One of the reasons I haven’t wanted to publish my blog is that there are so many feelings, thoughts, ideas, and I can’t seem to bring them into a theme. And, frankly, they just were either too personal, or too much about the “me” in this teacher -student equation.
I wanted to end the year with at least one more blog. By year, I mean, school year, and that just made tears jump into my eyes (I think I stole that from Kenny’s voice in the Watsons.)
I’m super lucky that students are very used to working with an online spiral for me; we call it “The Fireworks” document. Our routine is that they do all their inquiry responses and reflections in that document, and we use the comment feature for feedback. It is such a treasure to have that routine in place because we can really talk about ideas, characters, thoughts, reflections in a way we’re all used to.
I’ve been reflecting a lot over the past few years about how my one-to-one conferencing has opened up to have so much more authentic dialogue. The bottom line is that we talk as mutual learners and thinkers. I ask them what they would like feedback on. Most of the time, they have ideas, but sometimes, they want to know what I think. I’ve set up routines and practices so that we don’t usually sit and look at work and say, “oh, good job”. Well, we never do that. So, it’s safe for them to know I’m not going to say that.
The more I pulled away from leading conferences, the more I realized that they owned their work. For instance, a student might tell me they’re stuck in their writing. I ask them what they want to do about it. They shrug. I shrug. Then, after some wait time, I ask them if they want to put it aside for a bit and try something else, or if they want ideas on how to get unstuck. It’s often 50/50 here.
I know a lot of people want to “finish” things, and that is a valuable goal, but not in learning writing. Most writers start many projects and put them aside until something clicks. That’s the process. So, I honor that with students’ writing. Finishing something is actually frowned upon. Who finishes quality writing in a week or two, or three? And, I’m talking about their passion choice writing, which, for most of them are novels, short stories, and screenplays. Even Stephen King cranks out a book then puts it in a drawer (I picture the bottom right drawer of his desk. I wonder if that is just my own fancy or if I read that), for a year. He socks it away for a year. So, we honor the process. All of writing leads to more writing, which leads to better writing.
But, here I am, once again, off course. One of my verbally gifted students, whose voice in her writing resounds like a coyote atop a canyon (I know, I really need to work on my figurative language), wrote something in her fireworks doc, and she asked me if it was swearing. She used the word heck. I told her it was not swearing the way she used it, but that it was a really clear reference. I thought at first, that I wanted to tell her she just should have written hell. I didn’t. But, if we were sitting side by side in the classroom, we could have talked about the pros and cons of word choice. She has sophisticated instincts, so I know I could have that conversation safely. I believe she would likely still not use “hell”, but the conversation itself would be one of writer to writer.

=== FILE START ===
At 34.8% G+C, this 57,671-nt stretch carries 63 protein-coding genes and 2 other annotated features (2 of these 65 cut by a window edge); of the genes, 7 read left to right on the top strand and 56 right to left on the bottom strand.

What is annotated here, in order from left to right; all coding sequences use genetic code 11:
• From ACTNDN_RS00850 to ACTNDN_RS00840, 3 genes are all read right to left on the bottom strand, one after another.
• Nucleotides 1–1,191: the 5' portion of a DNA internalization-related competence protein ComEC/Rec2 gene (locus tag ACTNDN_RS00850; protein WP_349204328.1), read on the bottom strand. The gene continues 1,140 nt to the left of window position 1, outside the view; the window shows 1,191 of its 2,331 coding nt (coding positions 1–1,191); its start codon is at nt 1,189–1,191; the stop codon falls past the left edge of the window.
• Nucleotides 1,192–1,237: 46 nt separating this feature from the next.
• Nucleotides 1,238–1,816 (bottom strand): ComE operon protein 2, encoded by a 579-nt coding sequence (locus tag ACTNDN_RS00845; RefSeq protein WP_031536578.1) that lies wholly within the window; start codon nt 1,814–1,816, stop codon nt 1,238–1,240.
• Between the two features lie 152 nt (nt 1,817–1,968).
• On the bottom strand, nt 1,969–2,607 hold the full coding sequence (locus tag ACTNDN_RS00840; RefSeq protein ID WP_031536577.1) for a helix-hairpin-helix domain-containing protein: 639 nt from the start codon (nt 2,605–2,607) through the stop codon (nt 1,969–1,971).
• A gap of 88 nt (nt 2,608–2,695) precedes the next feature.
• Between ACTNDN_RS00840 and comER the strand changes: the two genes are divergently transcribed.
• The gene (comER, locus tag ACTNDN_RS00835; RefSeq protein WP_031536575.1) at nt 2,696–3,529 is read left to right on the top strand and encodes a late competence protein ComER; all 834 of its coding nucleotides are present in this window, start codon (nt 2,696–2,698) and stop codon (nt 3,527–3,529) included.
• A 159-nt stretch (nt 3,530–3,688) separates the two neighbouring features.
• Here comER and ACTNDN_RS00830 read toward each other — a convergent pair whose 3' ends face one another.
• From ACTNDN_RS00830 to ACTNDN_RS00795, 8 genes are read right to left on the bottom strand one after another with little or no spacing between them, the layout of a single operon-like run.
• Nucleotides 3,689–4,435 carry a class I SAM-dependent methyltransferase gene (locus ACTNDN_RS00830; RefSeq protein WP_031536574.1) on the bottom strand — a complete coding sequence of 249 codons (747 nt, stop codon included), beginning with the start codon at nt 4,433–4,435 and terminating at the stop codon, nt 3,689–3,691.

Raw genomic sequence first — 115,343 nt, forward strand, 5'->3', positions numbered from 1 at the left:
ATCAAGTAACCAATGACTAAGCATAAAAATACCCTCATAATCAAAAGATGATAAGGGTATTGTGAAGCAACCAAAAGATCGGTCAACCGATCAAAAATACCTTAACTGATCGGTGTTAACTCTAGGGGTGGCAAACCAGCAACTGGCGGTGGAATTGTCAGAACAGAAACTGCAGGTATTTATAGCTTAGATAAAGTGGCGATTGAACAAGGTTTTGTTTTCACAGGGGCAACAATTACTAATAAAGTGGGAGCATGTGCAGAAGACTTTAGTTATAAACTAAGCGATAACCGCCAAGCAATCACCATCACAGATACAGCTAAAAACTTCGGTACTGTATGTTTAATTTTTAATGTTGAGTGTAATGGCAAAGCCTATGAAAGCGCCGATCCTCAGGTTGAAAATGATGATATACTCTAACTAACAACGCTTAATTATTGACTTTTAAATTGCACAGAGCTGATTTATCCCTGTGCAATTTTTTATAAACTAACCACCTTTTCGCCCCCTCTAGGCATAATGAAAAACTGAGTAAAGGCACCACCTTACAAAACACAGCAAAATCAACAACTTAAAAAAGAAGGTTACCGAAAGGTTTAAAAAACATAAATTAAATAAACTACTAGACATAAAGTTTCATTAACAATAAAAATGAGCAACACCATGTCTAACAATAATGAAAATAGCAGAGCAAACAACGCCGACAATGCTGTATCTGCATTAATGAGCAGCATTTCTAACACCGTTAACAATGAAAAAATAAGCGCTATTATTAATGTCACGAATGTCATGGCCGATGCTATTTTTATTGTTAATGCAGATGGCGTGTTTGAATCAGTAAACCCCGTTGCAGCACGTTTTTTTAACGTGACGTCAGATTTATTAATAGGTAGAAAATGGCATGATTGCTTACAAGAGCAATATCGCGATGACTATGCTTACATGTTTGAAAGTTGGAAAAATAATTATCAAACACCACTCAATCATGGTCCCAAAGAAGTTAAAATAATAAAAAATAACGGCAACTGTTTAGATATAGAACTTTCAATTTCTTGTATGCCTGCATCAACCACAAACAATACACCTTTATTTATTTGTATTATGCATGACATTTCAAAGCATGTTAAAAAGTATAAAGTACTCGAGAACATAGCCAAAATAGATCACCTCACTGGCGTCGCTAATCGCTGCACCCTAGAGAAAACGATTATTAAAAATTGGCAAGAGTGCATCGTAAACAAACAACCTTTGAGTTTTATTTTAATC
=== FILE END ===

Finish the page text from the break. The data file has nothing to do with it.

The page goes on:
I’m glad I didn’t write that to her because though she is a bright, wise, gifted, student, she is also twelve. Or eleven. And she doesn’t like swearing. I applaud her for that. But without sitting beside her, I knew I needed to be direct and matter of fact, but I needed my written feedback to be “safer.”
So, here is what she said about her feelings about swearing when I assured her that she didn’t curse: “I just really don’t like cursing…”
Here was my written response: “It has its place when characterizing characters, but, yes, I agree, it is harsh sounding, and it is often very derogatory.”
Her reply to my feedback: “Quite True.”
I guess all of this is what my blog theme is:
- I really miss the ability to sit next to my students. Nothing can take the place of not just looking at the person, but adjusting tone, body language, reading each other to make certain any message is heard and felt not just with accuracy, but with humanity.
- I really appreciate that I have been able to build the community of trust to relate with my students writer to writer, thinker to thinker
Gratitude: all of the above, learning with my students, connecting with students as writer to writer, learner to learner, human to human.
Goal: Continue to develop this feedback cycle within the constraints of not sitting side by side.
I have a P.S (or two):
- The student I referenced above worked with me on revisions of this.
- That student helped me with some much better figurative language, but I figured I should stick with my own because I like to show myself as a learner, and I am definitely a learner when it comes to crafting effective figurative language!
- That student gave me so much insightful feedback, and it was a true “loop” of feedback. We both got “off course” with our discussion. We discussed other writing ideas, techniques, and navigating our own moral compasses.